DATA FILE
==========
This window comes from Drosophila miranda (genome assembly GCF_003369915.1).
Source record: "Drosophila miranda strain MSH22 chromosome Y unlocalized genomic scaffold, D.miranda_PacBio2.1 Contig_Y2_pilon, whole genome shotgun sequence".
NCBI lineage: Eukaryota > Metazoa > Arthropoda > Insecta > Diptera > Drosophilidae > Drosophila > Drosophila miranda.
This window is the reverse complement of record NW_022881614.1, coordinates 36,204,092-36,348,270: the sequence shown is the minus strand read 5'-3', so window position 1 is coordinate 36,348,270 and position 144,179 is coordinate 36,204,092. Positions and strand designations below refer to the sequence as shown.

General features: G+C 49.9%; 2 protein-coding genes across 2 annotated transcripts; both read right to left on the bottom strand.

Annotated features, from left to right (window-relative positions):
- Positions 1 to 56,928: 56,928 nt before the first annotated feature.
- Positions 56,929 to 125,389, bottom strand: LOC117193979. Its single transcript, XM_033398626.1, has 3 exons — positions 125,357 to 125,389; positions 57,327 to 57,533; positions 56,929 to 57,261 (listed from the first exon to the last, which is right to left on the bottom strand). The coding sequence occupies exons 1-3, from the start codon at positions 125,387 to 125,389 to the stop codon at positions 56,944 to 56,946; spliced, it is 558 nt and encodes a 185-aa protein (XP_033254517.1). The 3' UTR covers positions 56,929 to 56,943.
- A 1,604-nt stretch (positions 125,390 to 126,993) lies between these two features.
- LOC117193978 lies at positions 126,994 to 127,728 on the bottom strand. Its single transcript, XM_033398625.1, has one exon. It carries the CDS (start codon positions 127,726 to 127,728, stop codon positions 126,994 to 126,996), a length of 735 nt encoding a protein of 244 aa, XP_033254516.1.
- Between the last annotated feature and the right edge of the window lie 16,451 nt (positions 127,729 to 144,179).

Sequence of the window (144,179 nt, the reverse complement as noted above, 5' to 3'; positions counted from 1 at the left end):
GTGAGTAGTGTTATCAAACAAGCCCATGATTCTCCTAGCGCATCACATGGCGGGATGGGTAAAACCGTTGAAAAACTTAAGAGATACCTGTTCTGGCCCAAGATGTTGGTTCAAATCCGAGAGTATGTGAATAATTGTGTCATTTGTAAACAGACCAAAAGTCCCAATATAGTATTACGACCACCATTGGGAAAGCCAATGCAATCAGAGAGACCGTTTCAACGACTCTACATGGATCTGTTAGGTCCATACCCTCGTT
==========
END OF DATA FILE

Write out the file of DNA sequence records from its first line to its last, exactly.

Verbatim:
This window comes from Drosophila miranda (genome assembly GCF_003369915.1).
Source record: "Drosophila miranda strain MSH22 chromosome Y unlocalized genomic scaffold, D.miranda_PacBio2.1 Contig_Y2_pilon, whole genome shotgun sequence".
NCBI lineage: Eukaryota > Metazoa > Arthropoda > Insecta > Diptera > Drosophilidae > Drosophila > Drosophila miranda.
This window is the reverse complement of record NW_022881614.1, coordinates 36,204,092-36,348,270: the sequence shown is the minus strand read 5'-3', so window position 1 is coordinate 36,348,270 and position 144,179 is coordinate 36,204,092. Positions and strand designations below refer to the sequence as shown.

General features: G+C 49.9%; 2 protein-coding genes across 2 annotated transcripts; both read right to left on the bottom strand.

Annotated features, from left to right (window-relative positions):
- Positions 1 to 56,928: 56,928 nt before the first annotated feature.
- Positions 56,929 to 125,389, bottom strand: LOC117193979. Its single transcript, XM_033398626.1, has 3 exons — positions 125,357 to 125,389; positions 57,327 to 57,533; positions 56,929 to 57,261 (listed from the first exon to the last, which is right to left on the bottom strand). The coding sequence occupies exons 1-3, from the start codon at positions 125,387 to 125,389 to the stop codon at positions 56,944 to 56,946; spliced, it is 558 nt and encodes a 185-aa protein (XP_033254517.1). The 3' UTR covers positions 56,929 to 56,943.
- A 1,604-nt stretch (positions 125,390 to 126,993) lies between these two features.
- LOC117193978 lies at positions 126,994 to 127,728 on the bottom strand. Its single transcript, XM_033398625.1, has one exon. It carries the CDS (start codon positions 127,726 to 127,728, stop codon positions 126,994 to 126,996), a length of 735 nt encoding a protein of 244 aa, XP_033254516.1.
- Between the last annotated feature and the right edge of the window lie 16,451 nt (positions 127,729 to 144,179).

Sequence of the window (144,179 nt, the reverse complement as noted above, 5' to 3'; positions counted from 1 at the left end):
GTGAGTAGTGTTATCAAACAAGCCCATGATTCTCCTAGCGCATCACATGGCGGGATGGGTAAAACCGTTGAAAAACTTAAGAGATACCTGTTCTGGCCCAAGATGTTGGTTCAAATCCGAGAGTATGTGAATAATTGTGTCATTTGTAAACAGACCAAAAGTCCCAATATAGTATTACGACCACCATTGGGAAAGCCAATGCAATCAGAGAGACCGTTTCAACGACTCTACATGGATCTGTTAGGTCCATACCCTCGTT